Petitioner applied for the posts of Librarian which were notified vide Advertisement Notification by Respondent No. 2. While notifying these posts, the age limit prescribed in various categories was notified in terms of Cabinet Decision No. 98/07/2014 dated 3rd June, 2014 and Government Order No. 586-GAD of 2014 dated 3rd June, 2014.

Since in terms of the said Notification, the age of the in-service candidates was prescribed as 40 years as the Petitioner was over the minimum eligible prescribed age for the said post by two years four months and eight days, as such, his candidature was rejected vide notice issued by Respondent No. 2. Petitioner seeks quashing of notice dated 5th February, 2018 to the extent that, the Petitioner was declared ineligible and over-aged for the post of Librarian in the Higher Education Department.

Admittedly, the Petitioner did not have the requisite eligibility to be considered for the post of Librarian as advertised in terms of the Advertisement Notification. Since the age of the candidate in terms of the said Advertisement Notification was to be considered on 1st January, 2016. Since the Petitioner was over the cut-off age by more than two years, therefore, he was ineligible to be considered for the said post.

It is settled position that for fixing any eligibility criteria, it falls within the exclusive domain of Legislature. It is solely within the jurisdiction of the recruiting authority to prescribe the appropriate qualification/eligibility and to fix the upper age limit or age criteria in the matter of appointment/promotion.

Therefore, in terms of the Advertisement Notification, only the candidate, who possessed the maximum and minimum eligibility criteria of age as 1st January, 2016, was considered for the said post. Since the Respondents/authorities had fixed the cut-off age and the petitioner did not possess the eligibility criteria, therefore, there is no merit in present petition, which is, accordingly, dismissed.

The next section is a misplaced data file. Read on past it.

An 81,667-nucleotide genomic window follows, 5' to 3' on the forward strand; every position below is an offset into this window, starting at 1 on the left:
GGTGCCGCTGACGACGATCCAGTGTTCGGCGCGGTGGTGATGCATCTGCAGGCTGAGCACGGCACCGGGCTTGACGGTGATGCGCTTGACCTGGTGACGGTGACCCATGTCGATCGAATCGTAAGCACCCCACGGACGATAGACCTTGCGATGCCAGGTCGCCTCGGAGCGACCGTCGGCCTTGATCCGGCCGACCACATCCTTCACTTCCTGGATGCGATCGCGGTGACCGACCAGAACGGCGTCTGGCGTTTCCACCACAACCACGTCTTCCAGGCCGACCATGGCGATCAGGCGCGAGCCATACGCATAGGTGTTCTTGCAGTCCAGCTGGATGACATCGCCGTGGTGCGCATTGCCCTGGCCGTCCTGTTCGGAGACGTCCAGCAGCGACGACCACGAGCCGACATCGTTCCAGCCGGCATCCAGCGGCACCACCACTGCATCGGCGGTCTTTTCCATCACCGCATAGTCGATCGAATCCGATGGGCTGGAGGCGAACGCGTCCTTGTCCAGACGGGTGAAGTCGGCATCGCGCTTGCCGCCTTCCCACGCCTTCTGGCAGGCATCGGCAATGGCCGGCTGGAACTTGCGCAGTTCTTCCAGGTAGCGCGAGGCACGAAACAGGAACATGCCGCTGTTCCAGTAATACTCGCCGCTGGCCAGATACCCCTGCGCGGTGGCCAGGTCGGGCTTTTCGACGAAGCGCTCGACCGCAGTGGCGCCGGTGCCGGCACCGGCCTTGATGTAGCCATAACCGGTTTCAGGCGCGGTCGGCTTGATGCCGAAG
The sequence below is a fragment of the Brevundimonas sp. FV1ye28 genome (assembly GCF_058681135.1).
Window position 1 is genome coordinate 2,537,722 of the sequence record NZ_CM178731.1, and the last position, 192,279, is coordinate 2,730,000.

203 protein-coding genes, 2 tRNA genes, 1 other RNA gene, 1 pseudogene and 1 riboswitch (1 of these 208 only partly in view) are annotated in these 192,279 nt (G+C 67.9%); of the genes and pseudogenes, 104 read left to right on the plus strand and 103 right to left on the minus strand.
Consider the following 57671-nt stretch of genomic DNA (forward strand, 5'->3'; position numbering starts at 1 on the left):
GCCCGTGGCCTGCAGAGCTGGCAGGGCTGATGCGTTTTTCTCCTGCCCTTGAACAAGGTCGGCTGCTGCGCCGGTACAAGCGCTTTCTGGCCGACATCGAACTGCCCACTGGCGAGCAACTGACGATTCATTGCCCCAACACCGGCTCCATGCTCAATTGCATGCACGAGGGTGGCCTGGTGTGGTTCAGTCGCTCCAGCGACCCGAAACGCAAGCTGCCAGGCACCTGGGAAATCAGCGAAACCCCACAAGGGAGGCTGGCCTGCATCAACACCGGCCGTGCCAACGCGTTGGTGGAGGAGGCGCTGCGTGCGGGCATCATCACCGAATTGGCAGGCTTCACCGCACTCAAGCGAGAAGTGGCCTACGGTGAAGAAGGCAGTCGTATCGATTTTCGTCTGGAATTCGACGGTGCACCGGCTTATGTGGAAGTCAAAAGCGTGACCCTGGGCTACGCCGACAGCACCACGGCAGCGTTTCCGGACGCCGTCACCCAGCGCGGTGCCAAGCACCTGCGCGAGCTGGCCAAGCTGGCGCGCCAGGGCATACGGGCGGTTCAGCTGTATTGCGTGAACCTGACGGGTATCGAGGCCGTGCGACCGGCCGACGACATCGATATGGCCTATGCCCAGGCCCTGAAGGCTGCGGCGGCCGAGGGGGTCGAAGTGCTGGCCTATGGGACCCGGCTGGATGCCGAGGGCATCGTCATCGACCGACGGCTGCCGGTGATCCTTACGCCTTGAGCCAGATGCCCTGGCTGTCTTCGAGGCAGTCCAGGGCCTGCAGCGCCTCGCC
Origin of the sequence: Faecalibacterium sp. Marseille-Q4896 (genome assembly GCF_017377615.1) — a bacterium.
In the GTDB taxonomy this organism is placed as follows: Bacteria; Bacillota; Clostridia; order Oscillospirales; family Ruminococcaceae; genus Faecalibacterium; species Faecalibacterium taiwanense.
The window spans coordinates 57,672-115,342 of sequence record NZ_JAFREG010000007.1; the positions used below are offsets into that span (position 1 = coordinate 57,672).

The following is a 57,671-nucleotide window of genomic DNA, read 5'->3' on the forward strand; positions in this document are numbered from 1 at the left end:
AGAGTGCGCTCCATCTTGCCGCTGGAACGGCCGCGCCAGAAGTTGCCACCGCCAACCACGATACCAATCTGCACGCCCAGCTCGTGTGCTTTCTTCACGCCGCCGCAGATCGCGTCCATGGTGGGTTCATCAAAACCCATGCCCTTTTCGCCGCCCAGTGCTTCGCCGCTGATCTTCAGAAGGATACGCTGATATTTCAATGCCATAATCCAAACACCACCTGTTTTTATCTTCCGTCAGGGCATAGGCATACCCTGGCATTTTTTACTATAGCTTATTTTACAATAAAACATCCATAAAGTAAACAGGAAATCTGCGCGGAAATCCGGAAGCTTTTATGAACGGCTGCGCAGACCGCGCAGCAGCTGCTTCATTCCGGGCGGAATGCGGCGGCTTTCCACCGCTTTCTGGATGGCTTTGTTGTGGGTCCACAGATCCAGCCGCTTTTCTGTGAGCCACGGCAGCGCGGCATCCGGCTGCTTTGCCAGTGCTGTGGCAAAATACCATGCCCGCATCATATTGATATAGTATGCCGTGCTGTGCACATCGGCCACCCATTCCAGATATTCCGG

Tags : Appointment Eligibility criteria Age limit

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Customs, Excise and Service Tax Appellate Tribunal

Crompton Greaves Ltd. Vs. Commissioner of Central Excise, Mumbai - III




Suo motu credit cannot be taken without applying for refund

In present case, the Appellants are engaged in the manufacture of transformers. For smooth functioning of the said final product, the Appellants use transformer oil, purchased from third parties. During the disputed period, the Appellants had entered into contract with Power Grid Corporation of India Ltd., West Bengal for supply and installation of the transformers at the customer's site. As per the contract, the Appellants were required to dispatch transformers along with transformer oil. For supply of the transformers, the Appellants have computed and paid the central excise duty on the assessable value of both transformer and transformer oil. But, the transformer oil was not supplied along with the transformers. The said oil was subsequently supplied on payment of appropriate central excise duty.

The Appellants realized their mistake that, duty liability had been discharged twice on transformer oil. Accordingly, they had taken credit of Central Excise duty paid on such oil in their Cenvat account. Taking of suo motu credit by the Appellants was disputed by the Department and show cause proceedings were initiated, seeking for recovery of the wrongly availed Cenvat Credit along with interest and for imposition of penalty. The show cause notice was adjudicated vide order, wherein the proposals made therein were dropped, on the ground that the Appellants indeed had made payment of excise duty on two occasions and taking of credit based on appellants' own invoice in a technical contravention.

Against the adjudication order, Revenue has filed appeal before the Learned Commissioner (Appeals), which was disposed of vide the impugned order, by setting aside the adjudication order and in allowing the appeal in favour of Revenue. The Learned Commissioner (Appeals) has held that, suo motto credit cannot be taken without applying for refund in terms of Section 11B of the Central Excise Act, 1944. The Learned Advocate appearing for the appellants submitted that since the Appellants have inadvertently paid duty twice on transformer oil, taking of suo motto credit in the Cenvat account is proper and justified.